As the coronavirus pandemic sparks a global economic downturn, Turkey is trying to keep its faltering economy on track while introducing measures to curb one of the world’s fastest-growing outbreaks.
Since declaring its first case on March 11, Turkey’s infections have soared to put the country on one of the steepest trajectories in the world.
From being the last G20 nation to report a case, Turkey now has the ninth-highest number of confirmed patients in the world – 20,921 by late Friday, with 425 deaths.
However, President Recep Tayyip Erdogan has resisted imposing a full lockdown in an effort to “keep the wheels turning” as the economy recovers from a 2018 currency crisis.
Economic indicators show a severe slowdown. The lira has fallen by about 11 per cent against the US dollar this year, credit card spending dropped 31 per cent last week and the government said export figures for March were expected to fall by about 17 per cent.
Inflation stands at just under 12 per cent while the unemployment level hovers around 14 per cent.
The government has implemented a 100 billion lira (Dh54.5bn) economic support scheme and raised more than 1bn lira in a “national solidarity campaign” to support those hit hardest by the economic fallout.
Zumrut Imamoglu, chief economist at the Turkish Industry and Business Association, said those expecting Turkey’s economic package to mirror America's $2 trillion (Dh7.3 trillion) bailout were disappointed.
“It is not surprising that the government is not willing to dig deeper into the budget this year,” she said. “The recent crisis in Turkish economy fuelled by an exchange rate spike late 2018 has put the budget deficit over 5 per cent of GDP [while] external debt of Turkey is still close to 60 per cent of GDP.
“The tourism sector will not be able to generate the projected foreign exchange income this year. Exports are expected to slow down due to global recession.”
Despite such an unpromising outlook, Mr Erdogan has heralded Turkey’s response to the crisis. “Turkey has fared better than any country comparable in population and threat of pandemic,” he said on Friday.
Although Mr Erdogan has taken pride in not looking for external assistance, Timothy Ash, senior economist at BlueBay Asset Management in London, said the pandemic could provide him with the “cover” to seek support from the International Monetary Fund as forecasts showed Turkey’s economy shrinking by 2.3 per cent this year.
The opposition Republican People’s Party (CHP) claimed that more than 2 million workers lost their jobs and 400,000 businesses closed as a result of coronavirus measures that it said were poorly planned and lacked adequate financial support.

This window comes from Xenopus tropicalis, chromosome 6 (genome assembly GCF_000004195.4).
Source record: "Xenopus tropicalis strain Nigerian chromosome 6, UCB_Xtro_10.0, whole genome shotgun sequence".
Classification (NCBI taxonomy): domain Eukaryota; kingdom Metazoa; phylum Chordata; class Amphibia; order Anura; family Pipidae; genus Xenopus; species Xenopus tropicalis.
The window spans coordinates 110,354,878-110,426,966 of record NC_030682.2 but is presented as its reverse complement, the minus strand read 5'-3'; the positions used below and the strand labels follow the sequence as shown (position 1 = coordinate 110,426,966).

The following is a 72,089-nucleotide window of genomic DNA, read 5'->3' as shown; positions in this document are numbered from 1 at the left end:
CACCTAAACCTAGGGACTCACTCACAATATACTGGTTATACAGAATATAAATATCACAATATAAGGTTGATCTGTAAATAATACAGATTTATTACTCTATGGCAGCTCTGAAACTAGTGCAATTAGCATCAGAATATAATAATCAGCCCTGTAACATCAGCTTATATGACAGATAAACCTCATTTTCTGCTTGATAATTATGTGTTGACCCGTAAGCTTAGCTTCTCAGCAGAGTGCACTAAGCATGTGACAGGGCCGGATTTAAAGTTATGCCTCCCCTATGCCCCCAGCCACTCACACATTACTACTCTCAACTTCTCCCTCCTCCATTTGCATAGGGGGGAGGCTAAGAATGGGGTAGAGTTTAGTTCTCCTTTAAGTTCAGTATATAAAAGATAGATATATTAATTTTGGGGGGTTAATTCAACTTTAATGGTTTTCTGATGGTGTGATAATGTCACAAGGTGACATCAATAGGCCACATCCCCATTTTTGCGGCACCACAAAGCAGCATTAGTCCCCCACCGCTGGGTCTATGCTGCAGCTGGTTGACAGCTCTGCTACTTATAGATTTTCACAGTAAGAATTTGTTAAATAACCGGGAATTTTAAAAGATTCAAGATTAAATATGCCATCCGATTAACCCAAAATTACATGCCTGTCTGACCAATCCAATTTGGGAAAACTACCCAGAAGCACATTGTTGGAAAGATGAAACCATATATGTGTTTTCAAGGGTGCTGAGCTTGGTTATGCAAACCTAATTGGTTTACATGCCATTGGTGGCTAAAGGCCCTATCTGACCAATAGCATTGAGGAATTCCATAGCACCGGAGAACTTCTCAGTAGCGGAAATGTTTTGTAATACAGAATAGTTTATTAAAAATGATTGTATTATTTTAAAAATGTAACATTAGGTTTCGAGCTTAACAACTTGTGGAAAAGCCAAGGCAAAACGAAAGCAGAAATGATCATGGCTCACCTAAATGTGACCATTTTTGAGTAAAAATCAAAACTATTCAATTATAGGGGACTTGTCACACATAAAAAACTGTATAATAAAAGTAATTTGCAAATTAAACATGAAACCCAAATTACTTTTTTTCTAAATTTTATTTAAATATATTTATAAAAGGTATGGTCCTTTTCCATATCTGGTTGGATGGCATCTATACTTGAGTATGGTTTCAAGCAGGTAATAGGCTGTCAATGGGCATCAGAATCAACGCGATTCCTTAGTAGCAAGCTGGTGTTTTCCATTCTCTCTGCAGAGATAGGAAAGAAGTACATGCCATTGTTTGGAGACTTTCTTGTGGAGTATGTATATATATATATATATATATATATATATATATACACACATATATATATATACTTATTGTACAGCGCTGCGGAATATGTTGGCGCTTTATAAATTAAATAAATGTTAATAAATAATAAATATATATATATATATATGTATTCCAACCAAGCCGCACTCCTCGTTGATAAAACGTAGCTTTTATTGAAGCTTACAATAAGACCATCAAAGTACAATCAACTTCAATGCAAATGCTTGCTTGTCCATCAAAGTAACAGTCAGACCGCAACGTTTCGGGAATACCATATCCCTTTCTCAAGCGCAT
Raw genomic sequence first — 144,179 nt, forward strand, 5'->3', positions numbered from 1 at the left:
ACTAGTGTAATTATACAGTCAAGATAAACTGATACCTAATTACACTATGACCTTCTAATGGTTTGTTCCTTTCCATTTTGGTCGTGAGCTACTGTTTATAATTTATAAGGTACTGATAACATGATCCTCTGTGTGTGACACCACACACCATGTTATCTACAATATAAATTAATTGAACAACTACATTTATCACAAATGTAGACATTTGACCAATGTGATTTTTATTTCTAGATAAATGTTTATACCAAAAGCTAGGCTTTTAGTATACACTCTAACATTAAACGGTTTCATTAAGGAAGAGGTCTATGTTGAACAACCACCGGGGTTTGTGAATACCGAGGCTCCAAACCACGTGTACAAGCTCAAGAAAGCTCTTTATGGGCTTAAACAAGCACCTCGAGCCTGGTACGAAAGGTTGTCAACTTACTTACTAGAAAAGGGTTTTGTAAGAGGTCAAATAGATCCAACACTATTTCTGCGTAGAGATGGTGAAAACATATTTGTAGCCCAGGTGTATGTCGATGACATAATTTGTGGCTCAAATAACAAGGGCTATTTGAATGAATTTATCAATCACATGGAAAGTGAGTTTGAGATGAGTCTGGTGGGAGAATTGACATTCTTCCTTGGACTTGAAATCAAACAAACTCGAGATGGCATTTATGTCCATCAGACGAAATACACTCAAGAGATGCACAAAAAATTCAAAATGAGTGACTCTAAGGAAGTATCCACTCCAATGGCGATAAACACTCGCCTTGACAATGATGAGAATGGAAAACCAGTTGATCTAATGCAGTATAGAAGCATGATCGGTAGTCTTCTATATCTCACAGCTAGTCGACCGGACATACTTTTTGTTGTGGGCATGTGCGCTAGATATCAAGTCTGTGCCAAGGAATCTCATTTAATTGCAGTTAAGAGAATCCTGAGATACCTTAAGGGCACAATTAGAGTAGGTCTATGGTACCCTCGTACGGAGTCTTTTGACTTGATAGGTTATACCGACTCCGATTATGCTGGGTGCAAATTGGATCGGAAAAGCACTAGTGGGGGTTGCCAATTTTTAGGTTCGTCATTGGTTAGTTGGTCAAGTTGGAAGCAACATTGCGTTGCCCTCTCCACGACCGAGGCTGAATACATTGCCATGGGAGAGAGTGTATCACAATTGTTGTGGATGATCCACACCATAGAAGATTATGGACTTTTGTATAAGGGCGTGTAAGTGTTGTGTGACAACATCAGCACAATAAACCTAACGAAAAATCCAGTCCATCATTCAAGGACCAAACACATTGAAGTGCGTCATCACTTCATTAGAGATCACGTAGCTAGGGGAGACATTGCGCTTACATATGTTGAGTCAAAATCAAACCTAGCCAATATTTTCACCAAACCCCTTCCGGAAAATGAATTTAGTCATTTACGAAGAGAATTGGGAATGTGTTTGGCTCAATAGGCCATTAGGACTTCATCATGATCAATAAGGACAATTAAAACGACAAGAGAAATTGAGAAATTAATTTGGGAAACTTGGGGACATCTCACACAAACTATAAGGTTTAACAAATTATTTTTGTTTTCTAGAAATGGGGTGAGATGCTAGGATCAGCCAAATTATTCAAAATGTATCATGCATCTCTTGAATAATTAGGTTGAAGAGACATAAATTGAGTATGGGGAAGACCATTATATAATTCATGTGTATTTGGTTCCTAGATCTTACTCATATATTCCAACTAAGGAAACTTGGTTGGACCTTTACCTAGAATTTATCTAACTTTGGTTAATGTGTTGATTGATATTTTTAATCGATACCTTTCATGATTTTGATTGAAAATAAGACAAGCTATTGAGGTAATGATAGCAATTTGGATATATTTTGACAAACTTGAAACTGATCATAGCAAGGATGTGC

“This current campaign has only led to one thing: unemployment,” party leader Kemal Kilicdaroglu said in a TV interview on Friday.
The CHP mayor of Istanbul has called for the city to be placed under quarantine as hundreds of thousands in Europe’s most populous metropolis continue going about their everyday lives.
The Turkish Medical Association and trade unions have also called on the government to keep people at home across the country and provide more comprehensive financial assistance.
Nearly 60 per cent of Turkey’s confirmed cases have been recorded in Istanbul, a city of 16 million and the country’s economic heart.
Health Minister Fahrettin Koca said each infected person in the city was passing the virus to an average of 16 others, a figure far higher than the World Health Organisation’s global average of 2.6.
Meanwhile, donation drives launched in Istanbul and the capital Ankara, which both fell to the CHP in last year’s local elections, were halted by the government as it launched its own campaign.
On Friday, Mr Erdogan announced new measures to combat the outbreak, including stopping vehicles entering or leaving 31 cities, introducing a partial curfew for people under the age of 20 and forcing people to wear masks in crowded public spaces such as supermarkets, workplaces and public transport.
Turkey had already closed down international flights, limited domestic travel, shut cafes, bars and schools as well as suspended sports events and religious gatherings. However, many workplaces remain open.
The dilemma for many Turkish workers was highlighted last week by a truck driver from the southern province of Hatay who criticised the government’s call to stay at home.
“I can’t earn my bread if I don’t work,” Malik Yilmaz said in a video posted on social media. “I can’t pay my bills and rent. Not being able to pay these is worse than dying. It’s better if I die.”
He was arrested and later released for “inciting hatred and enmity”, according to a police statement.